Oregon emerald. (Eugene, Or.) 1909-1920, March 04, 1920, Page 2, Image 2

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Official student paper of the Univer
sity of Oregon, published every Tues
day, Thursday and Saturday to the
college year by the Associated Stu
Entered lnHThe postoffice at Eugene,
Oregon, as second class matter.
Subscription rates $1.50 per year.
By term, $ .60. Advertising rates upon
DOROTHY DUNIWAY, Acting Editor j
Lyle Bryson.. News Editor
Nell Warwick.Asst. News Editor
Harry A. Smith.Managing Editor
Helen Manning.Dramatic Editor
Esther Fell .Society Editor
Editorial Writers
Earle Richardson Adelaide Lake
Stanley Eisman
Maybelle Leavitt .Proof Reader
Special Writers
Adelaide V. Lake Louise Davis
Victoria Case
Earle Richardson, Ariel Dunn, Ja
cob Jacobson, Charles Gratke, Mary
Lou Burton, Eleanor Spall, Stanley
Eisman, Annamay Bronaugh, Eunice
Zimmerman, Frances Quisenberry,
Wanna McKinney, Mauno Loa Fallis,
Floyd Maxwell and Mildred Weeks.
Business Manager
Elston Ireland - Circulation
Floyd Bowles ..Assistant
Albert H. Woertendyke.Adv- Mgr.
Raymond Vester, Betty Epping, Web
ster Ruble, Ruth Nash, Lee Culbert
The Emerald desires that all sub
scribers get their paper regularly and
on time. All circulation complaints
should be made to the circulation man
kier._His house phone Is 188._
Editor .
Business Manager . 434-L
Campus Office . 056
City Office .1310 or 1 OH
This week bids fair to prove a red
letter one on Oregon’s debating cal
endar. Victory over British Columbia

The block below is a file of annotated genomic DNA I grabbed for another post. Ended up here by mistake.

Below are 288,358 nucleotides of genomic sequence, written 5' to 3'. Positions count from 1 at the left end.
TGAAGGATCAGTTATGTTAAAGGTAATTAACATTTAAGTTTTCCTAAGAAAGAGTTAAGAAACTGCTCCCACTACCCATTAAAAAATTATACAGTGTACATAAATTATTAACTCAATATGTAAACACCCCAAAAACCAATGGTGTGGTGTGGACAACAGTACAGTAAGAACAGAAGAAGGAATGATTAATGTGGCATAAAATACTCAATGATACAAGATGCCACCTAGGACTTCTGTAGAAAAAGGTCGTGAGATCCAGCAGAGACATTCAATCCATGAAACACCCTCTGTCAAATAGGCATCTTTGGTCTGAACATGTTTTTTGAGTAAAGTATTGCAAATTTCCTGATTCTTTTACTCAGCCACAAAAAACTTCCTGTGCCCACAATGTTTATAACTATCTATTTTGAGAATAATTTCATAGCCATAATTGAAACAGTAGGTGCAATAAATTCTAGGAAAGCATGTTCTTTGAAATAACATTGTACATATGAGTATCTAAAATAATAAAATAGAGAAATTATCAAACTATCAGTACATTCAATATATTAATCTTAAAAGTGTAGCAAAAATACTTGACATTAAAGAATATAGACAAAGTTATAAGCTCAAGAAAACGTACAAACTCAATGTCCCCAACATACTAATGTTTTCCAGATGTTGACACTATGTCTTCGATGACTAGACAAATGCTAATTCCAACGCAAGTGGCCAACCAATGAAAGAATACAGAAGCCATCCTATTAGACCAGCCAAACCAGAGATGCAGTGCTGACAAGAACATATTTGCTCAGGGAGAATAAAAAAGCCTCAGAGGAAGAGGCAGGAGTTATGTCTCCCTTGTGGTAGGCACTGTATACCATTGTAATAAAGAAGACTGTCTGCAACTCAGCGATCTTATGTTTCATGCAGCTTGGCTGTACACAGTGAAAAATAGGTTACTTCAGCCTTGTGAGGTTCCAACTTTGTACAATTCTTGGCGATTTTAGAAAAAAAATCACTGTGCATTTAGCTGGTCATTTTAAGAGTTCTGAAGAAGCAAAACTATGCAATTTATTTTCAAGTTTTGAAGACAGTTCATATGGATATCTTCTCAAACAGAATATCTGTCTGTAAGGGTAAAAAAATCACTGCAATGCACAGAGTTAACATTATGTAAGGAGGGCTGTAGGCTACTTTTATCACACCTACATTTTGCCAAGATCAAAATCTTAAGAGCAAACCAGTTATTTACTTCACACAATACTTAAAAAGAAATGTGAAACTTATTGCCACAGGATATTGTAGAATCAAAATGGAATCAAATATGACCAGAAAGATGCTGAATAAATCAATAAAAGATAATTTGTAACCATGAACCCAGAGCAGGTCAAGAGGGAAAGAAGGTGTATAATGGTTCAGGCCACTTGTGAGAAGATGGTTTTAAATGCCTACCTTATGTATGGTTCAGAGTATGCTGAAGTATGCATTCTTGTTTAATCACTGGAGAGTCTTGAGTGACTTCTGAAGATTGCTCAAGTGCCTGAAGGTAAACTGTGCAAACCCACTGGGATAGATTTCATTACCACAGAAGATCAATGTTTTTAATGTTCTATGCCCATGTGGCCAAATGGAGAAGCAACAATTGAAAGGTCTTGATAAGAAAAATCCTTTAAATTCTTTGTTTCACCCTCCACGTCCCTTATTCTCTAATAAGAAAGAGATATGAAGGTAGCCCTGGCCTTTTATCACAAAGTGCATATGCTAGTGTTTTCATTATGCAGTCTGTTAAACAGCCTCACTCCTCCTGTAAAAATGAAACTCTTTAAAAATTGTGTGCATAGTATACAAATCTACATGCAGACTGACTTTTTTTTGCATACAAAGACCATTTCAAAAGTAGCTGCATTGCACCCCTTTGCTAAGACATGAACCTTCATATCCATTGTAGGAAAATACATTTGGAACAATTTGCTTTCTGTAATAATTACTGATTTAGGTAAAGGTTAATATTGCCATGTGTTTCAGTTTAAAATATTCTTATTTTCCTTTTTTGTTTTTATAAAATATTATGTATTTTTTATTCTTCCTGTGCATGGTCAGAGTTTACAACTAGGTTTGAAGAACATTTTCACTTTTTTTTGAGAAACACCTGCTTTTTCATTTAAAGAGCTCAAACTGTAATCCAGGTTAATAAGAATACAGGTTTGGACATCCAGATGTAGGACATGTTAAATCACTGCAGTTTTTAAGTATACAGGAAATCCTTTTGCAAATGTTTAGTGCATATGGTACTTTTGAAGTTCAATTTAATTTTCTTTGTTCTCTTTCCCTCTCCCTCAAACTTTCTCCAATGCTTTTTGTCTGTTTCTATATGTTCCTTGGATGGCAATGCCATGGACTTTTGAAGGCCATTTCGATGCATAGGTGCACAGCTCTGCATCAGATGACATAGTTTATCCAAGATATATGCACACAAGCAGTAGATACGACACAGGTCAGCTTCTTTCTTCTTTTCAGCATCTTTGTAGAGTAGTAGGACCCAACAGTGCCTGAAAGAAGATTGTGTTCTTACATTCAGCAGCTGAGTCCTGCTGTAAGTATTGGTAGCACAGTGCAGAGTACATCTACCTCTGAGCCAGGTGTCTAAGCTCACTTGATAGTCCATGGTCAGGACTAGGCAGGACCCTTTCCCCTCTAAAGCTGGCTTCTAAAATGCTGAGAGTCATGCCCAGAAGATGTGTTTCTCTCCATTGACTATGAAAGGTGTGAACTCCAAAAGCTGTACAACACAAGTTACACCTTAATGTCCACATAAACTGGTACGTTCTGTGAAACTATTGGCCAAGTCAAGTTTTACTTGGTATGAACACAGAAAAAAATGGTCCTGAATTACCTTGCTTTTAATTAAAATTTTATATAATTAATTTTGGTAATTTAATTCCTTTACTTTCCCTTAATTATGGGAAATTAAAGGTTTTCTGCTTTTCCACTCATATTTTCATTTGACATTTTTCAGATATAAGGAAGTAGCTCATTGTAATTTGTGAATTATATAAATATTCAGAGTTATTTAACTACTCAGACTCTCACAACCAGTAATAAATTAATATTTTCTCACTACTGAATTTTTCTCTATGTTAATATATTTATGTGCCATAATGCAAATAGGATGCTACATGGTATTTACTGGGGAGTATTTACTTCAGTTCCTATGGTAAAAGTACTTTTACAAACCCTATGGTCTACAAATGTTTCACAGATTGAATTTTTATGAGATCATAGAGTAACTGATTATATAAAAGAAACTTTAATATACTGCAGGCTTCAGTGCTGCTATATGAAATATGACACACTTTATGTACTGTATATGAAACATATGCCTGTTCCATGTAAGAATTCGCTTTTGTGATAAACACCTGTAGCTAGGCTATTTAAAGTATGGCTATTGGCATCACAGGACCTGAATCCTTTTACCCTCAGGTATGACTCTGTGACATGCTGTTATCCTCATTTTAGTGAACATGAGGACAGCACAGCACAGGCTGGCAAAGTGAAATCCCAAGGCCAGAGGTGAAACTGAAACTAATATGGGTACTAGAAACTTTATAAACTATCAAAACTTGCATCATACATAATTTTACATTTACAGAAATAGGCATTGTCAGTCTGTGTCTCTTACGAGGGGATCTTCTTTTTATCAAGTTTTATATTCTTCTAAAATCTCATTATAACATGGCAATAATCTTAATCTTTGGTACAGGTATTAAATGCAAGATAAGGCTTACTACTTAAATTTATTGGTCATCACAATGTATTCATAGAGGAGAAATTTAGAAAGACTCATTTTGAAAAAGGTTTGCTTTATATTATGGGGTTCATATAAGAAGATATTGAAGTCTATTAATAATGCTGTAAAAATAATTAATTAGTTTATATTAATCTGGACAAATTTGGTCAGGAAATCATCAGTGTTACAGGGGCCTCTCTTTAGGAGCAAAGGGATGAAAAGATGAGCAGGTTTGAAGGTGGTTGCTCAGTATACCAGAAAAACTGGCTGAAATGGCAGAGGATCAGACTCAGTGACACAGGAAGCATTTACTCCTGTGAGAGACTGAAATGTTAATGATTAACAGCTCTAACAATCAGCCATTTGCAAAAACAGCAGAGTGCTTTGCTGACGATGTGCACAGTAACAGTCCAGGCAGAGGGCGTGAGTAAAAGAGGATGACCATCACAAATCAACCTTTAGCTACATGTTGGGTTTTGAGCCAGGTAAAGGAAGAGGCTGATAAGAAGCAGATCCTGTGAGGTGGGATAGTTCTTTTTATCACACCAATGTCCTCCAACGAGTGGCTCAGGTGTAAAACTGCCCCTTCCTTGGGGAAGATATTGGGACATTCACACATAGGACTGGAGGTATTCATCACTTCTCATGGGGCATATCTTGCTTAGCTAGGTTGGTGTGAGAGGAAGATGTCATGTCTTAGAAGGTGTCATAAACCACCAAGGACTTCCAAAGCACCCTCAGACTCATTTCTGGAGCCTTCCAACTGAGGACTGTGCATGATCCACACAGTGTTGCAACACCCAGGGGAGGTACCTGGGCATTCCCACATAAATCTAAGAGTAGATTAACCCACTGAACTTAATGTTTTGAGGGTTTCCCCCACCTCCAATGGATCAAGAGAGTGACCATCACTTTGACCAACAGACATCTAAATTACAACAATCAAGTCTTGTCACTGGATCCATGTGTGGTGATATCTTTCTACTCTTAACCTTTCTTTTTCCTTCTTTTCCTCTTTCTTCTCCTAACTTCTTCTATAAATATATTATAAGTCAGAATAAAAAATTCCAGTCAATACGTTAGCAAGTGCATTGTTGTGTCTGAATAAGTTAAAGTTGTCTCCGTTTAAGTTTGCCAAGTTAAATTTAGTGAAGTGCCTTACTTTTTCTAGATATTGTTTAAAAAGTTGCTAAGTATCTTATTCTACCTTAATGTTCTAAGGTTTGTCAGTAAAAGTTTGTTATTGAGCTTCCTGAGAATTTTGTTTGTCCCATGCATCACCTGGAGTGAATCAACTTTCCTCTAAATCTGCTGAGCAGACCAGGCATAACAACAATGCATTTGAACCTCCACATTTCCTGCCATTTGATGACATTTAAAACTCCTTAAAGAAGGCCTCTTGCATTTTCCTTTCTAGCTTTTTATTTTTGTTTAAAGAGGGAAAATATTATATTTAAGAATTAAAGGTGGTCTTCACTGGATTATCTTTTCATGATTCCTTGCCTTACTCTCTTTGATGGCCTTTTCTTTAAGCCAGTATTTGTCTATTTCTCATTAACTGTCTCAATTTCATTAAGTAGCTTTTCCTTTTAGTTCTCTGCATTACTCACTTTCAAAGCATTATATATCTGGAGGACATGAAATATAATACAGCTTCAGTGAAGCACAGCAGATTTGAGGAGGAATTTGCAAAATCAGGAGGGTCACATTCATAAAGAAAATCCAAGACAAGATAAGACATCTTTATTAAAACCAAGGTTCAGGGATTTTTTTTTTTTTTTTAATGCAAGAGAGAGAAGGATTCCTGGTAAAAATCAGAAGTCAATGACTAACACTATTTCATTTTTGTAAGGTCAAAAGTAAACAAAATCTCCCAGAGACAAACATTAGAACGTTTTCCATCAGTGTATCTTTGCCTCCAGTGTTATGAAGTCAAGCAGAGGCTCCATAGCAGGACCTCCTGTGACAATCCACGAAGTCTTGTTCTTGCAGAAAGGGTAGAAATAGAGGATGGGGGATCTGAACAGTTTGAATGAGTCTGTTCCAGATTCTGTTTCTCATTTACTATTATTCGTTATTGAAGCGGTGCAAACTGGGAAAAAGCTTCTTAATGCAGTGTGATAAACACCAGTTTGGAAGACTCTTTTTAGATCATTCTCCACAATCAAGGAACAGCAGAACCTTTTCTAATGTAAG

on Monday, following the defeat of
the University of Idaho last Friday,
gave us the championship of the
Internaional Debuting league, while
this week-end our teams meet the
University of Washington here and
Standford university at Palo Alto.
In doughnut dobate Hendricks hall
has won the championship of the
women’s section after a tournament
full of Interest, and will meet the
Phi Delta team early In April to de
cide the title on the campus.
Varsity debating Is also in prospect
for the women, and arrangements are
being made for Oregon’s women de
baters to meet those of the Univer
sity of Washington and O. A. C.*
A great many students have receiv
ed valuable training since the debat
ing Beason began, and their work,
both in the local contests and in those
with other schools, Is deserving of
much praise. It is to be regretted
that better support was not forth
coming from the students themselves.
Wo would think it very poor sports
manship to rally to the suppor of
our athletic teams only after the
contests were won, but that has been
our attitude toward debate. We can
increase our chances against Wash
ington on Friday night if we turn